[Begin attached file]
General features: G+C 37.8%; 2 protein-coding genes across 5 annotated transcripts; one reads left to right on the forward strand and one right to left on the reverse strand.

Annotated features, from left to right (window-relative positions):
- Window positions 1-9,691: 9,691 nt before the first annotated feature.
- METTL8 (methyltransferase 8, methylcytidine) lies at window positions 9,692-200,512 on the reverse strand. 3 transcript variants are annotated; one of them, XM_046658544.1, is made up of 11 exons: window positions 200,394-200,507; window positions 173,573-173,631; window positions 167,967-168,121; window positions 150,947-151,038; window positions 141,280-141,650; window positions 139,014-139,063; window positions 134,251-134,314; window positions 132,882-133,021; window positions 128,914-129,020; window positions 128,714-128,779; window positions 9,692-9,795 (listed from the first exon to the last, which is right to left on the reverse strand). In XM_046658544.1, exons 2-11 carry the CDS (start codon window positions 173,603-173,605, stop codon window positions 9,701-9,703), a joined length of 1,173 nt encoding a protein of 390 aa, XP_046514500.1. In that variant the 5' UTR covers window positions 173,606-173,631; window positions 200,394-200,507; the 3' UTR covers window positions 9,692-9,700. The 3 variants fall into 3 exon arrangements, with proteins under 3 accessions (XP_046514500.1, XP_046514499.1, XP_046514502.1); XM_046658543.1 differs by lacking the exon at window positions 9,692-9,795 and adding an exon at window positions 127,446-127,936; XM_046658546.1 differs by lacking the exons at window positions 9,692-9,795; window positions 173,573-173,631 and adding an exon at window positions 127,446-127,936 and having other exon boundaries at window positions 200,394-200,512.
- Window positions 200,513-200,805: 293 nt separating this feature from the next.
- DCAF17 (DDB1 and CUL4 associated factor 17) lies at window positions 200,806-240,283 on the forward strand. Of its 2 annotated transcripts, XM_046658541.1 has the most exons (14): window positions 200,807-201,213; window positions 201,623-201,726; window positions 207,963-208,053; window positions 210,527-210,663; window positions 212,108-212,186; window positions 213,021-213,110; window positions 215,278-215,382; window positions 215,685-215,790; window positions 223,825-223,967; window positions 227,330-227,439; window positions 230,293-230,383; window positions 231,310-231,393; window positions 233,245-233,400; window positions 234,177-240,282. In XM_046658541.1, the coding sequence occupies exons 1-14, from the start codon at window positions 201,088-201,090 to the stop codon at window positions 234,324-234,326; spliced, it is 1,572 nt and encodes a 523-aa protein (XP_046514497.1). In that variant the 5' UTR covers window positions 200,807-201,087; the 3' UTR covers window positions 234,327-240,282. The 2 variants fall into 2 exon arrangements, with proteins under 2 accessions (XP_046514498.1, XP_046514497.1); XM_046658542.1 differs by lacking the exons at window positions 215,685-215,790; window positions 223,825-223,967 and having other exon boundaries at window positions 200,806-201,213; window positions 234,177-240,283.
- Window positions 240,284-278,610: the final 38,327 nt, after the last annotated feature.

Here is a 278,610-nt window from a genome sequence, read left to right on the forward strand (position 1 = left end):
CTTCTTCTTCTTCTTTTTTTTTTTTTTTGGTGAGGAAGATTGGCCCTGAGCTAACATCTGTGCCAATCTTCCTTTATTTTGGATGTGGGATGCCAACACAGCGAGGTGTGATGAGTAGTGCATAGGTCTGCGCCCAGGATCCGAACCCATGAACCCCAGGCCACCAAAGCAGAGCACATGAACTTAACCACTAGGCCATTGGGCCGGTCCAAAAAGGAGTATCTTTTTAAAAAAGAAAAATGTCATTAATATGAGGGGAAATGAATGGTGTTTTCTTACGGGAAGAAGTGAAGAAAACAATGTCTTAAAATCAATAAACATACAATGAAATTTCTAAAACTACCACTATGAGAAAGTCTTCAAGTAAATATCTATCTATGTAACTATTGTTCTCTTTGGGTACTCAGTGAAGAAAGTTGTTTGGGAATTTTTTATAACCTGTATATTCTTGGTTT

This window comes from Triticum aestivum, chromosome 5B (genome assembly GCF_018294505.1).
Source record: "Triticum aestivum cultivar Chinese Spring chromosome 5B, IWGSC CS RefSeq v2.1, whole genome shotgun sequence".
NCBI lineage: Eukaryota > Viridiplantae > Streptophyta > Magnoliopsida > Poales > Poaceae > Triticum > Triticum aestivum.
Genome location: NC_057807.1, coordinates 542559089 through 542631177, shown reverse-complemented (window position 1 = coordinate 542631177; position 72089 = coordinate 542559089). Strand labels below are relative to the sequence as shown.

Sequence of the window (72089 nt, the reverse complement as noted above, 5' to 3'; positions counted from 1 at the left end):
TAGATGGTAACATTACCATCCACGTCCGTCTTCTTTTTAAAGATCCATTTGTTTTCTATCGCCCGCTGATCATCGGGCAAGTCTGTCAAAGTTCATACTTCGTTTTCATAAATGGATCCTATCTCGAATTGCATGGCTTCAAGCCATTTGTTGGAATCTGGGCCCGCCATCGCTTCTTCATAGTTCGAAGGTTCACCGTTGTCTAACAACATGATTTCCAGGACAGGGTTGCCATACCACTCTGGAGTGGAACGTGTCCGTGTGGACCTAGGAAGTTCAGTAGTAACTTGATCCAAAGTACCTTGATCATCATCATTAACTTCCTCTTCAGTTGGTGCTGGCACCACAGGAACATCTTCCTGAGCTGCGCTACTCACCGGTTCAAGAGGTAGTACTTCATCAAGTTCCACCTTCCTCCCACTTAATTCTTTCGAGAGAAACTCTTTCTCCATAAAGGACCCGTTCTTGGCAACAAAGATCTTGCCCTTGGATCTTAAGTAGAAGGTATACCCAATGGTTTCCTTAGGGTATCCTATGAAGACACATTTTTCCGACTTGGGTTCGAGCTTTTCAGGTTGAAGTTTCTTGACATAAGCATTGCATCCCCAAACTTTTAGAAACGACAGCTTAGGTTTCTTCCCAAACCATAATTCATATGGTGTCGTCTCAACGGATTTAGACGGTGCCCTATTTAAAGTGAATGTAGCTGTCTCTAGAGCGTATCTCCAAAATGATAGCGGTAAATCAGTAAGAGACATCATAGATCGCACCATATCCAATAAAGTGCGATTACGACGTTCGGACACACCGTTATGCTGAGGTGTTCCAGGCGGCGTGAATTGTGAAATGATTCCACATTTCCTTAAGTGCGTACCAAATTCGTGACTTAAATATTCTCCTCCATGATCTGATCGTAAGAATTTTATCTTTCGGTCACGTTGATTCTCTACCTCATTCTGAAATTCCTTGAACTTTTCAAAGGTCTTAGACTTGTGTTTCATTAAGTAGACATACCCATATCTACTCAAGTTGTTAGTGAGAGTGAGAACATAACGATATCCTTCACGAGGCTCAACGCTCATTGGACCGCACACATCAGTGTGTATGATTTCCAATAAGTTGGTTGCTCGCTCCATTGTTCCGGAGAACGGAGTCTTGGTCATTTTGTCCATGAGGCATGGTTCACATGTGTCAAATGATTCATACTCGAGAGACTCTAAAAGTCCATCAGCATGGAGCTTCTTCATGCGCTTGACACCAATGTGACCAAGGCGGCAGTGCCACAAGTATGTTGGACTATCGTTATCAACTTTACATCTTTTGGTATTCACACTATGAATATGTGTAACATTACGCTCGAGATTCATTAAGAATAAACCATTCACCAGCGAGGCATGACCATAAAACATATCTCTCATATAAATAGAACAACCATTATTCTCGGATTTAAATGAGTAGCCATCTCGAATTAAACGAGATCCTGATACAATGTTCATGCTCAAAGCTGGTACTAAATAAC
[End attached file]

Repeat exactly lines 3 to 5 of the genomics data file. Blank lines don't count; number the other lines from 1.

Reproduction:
- Window positions 1-9,691: 9,691 nt before the first annotated feature.
- METTL8 (methyltransferase 8, methylcytidine) lies at window positions 9,692-200,512 on the reverse strand. 3 transcript variants are annotated; one of them, XM_046658544.1, is made up of 11 exons: window positions 200,394-200,507; window positions 173,573-173,631; window positions 167,967-168,121; window positions 150,947-151,038; window positions 141,280-141,650; window positions 139,014-139,063; window positions 134,251-134,314; window positions 132,882-133,021; window positions 128,914-129,020; window positions 128,714-128,779; window positions 9,692-9,795 (listed from the first exon to the last, which is right to left on the reverse strand). In XM_046658544.1, exons 2-11 carry the CDS (start codon window positions 173,603-173,605, stop codon window positions 9,701-9,703), a joined length of 1,173 nt encoding a protein of 390 aa, XP_046514500.1. In that variant the 5' UTR covers window positions 173,606-173,631; window positions 200,394-200,507; the 3' UTR covers window positions 9,692-9,700. The 3 variants fall into 3 exon arrangements, with proteins under 3 accessions (XP_046514500.1, XP_046514499.1, XP_046514502.1); XM_046658543.1 differs by lacking the exon at window positions 9,692-9,795 and adding an exon at window positions 127,446-127,936; XM_046658546.1 differs by lacking the exons at window positions 9,692-9,795; window positions 173,573-173,631 and adding an exon at window positions 127,446-127,936 and having other exon boundaries at window positions 200,394-200,512.
- Window positions 200,513-200,805: 293 nt separating this feature from the next.